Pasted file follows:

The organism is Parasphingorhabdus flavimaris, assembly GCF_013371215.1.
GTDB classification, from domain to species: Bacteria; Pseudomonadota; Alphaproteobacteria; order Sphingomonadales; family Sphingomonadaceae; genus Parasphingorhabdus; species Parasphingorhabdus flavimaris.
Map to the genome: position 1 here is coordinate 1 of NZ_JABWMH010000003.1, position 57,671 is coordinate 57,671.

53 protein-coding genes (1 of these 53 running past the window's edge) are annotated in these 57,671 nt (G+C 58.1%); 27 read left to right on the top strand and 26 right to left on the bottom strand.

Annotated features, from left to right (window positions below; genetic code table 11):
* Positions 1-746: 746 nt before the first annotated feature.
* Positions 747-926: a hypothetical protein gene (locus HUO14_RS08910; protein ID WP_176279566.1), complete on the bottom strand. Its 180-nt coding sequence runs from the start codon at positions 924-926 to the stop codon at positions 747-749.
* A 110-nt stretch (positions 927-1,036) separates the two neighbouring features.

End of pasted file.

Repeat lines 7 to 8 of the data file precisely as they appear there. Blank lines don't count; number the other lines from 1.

* Positions 747-926: a hypothetical protein gene (locus HUO14_RS08910; protein ID WP_176279566.1), complete on the bottom strand. Its 180-nt coding sequence runs from the start codon at positions 924-926 to the stop codon at positions 747-749.
* A 110-nt stretch (positions 927-1,036) separates the two neighbouring features.